Social media outlets continue to be an effective way for most Americans to learn about a company’s new products and services. More recently however, Twitter, Facebook, and Yelp are also being used as digital soapboxes for customers to get their opinions about a business heard on a broader scale. Things have changed a lot in the technology that companies use to market themselves, so now the traditional concept of ‘word of mouth’ stands to easily make or break a company’s reputation when customers take to using this very same social media tech as their support vehicle.
Because of this, more businesses are now finding themselves having to implement social customer service tactics to help quell negative publicity in the twittersphere. As of now, 13 percent of all customer complaints are actually being logged through a company’s social media account as opposed to normal support platforms. It’s also projected that E-service (web and social support) will jump 53 percent in the upcoming year.
It’s evident to most consumers that bringing a public eye to concerns about a product are an effective way to get the support they are intending to receive. Companies are getting hip to the idea of being preemptive in maintaining satisfactory customer relations through social networks, as well.
Traditional Versus Social Service
When compared to a purely traditional customer service platform, social customer service solutions are a cost effective way of implementing goodwill marketing into a business’s online support requests. A timely and thoughtful response to a bad customer service experience is now put on display for all followers to see, and these solutions now have the ability to address multiple similar cases at once.
Also, a strong support presence and a well thought out tone guiding your social media accounts lay valuable groundwork for building an always active ecosystem, where customers play as much as a role in providing support as the representatives themselves. It gives brand ambassadors an opportunity to easily connect with customers who may have had similar troubling experiences, effectively crowdsourcing support solutions. This, in turn, keeps traditional metrics such as customer defection and average handle times down while new, more easily quantifiable metrics are possible to record.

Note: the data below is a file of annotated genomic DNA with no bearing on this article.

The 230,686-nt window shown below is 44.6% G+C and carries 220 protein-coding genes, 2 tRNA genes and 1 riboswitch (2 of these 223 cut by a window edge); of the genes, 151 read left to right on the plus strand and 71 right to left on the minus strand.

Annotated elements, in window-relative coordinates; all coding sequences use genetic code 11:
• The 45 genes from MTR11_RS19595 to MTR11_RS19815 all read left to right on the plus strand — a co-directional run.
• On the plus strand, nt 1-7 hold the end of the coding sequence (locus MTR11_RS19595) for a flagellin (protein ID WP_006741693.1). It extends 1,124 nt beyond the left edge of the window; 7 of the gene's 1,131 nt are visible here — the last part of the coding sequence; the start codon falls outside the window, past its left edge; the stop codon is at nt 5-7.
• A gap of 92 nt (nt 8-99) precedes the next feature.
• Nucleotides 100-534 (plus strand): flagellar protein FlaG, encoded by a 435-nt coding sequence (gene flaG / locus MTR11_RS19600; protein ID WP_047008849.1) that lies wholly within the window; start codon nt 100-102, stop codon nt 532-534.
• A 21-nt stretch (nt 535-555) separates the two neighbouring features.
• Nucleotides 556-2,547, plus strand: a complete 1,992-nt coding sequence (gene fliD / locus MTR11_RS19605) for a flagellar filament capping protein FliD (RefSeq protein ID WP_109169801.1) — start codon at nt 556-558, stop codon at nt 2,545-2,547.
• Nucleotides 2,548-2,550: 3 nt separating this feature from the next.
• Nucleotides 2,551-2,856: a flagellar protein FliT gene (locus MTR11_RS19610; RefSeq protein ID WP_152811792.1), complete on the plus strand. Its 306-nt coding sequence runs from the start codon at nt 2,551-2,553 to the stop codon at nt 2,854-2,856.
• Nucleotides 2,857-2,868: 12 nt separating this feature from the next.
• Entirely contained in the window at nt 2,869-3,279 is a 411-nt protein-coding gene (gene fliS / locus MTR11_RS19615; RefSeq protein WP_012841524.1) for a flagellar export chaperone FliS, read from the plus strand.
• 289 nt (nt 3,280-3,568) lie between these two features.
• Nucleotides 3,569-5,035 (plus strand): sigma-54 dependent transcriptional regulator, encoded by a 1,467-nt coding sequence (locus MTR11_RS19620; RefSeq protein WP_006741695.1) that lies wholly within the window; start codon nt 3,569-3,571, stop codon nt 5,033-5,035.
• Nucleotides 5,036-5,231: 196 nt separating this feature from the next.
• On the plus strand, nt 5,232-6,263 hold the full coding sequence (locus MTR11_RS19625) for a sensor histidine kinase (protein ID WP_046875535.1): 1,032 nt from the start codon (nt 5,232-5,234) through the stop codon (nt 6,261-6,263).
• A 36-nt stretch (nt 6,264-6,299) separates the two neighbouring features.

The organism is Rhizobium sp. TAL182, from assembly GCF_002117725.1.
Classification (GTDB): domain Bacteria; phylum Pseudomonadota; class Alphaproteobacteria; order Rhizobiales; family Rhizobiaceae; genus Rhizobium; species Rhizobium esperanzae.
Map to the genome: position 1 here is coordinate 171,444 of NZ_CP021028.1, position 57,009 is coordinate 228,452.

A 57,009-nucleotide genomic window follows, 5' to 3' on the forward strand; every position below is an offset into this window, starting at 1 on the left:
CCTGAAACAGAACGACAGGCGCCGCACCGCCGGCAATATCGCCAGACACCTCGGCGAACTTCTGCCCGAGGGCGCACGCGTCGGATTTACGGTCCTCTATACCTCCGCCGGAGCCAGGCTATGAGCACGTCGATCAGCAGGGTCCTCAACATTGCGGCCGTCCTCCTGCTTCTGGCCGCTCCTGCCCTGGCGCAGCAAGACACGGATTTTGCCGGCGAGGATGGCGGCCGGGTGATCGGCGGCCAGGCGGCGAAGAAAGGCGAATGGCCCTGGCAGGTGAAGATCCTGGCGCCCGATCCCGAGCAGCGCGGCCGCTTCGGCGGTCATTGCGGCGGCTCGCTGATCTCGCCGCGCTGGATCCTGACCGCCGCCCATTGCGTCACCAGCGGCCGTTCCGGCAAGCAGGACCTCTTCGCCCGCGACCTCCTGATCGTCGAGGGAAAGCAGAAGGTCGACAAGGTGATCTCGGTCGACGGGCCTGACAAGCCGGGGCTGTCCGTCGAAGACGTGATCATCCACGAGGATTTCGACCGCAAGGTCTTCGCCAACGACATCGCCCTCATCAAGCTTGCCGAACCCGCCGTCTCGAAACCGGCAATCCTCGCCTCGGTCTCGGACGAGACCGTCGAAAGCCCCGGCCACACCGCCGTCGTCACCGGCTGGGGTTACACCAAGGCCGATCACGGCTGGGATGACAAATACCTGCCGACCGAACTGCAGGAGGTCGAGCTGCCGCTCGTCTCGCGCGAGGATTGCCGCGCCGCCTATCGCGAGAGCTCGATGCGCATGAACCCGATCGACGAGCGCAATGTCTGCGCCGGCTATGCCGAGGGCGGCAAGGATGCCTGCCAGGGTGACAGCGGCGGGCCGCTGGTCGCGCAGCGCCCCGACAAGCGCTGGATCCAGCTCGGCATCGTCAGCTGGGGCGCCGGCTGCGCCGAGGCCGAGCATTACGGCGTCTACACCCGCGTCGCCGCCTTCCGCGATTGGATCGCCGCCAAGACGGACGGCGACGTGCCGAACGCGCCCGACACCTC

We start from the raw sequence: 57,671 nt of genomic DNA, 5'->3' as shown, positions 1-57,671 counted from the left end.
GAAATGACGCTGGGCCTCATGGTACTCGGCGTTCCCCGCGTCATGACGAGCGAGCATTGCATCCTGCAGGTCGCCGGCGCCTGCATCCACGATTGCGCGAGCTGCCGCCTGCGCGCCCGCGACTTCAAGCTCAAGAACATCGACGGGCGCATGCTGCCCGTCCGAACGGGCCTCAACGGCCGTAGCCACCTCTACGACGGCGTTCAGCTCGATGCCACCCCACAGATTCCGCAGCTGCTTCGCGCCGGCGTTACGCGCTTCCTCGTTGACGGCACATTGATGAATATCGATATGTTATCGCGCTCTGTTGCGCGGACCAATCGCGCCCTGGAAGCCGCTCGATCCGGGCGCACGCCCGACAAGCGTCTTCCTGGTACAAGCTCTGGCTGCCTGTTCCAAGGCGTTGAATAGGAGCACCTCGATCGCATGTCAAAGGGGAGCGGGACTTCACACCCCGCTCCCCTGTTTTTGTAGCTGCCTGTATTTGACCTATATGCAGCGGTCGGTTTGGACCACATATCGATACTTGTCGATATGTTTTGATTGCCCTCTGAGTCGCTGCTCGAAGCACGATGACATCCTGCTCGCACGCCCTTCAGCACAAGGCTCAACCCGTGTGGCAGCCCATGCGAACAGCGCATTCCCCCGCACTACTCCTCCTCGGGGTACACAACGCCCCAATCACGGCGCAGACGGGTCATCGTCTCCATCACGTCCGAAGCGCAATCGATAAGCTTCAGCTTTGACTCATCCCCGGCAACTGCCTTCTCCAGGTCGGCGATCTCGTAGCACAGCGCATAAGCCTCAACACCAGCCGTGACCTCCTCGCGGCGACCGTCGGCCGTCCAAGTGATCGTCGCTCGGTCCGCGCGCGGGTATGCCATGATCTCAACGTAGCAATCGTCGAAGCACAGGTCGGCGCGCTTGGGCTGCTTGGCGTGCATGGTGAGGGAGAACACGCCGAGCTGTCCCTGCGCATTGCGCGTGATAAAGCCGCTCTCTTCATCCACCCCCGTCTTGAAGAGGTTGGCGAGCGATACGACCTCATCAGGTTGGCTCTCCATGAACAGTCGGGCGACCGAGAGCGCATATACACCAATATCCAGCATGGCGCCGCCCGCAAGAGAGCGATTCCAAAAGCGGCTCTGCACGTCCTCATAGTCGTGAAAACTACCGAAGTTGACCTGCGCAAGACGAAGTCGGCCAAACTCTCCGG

That’s not to say that traditional support platforms should be scrapped for entirely new solutions. However, companies should already be weighing in the benefits of what social media support has to offer. An effective balance of a dedicated support line with social customer service techniques look to be the consensus going into the future. Inbound support staffed by proactive customer service reps in conjunction with social accounts that allow for online conversations to happen and be remedied organically will be effective in handling the customers in this social age.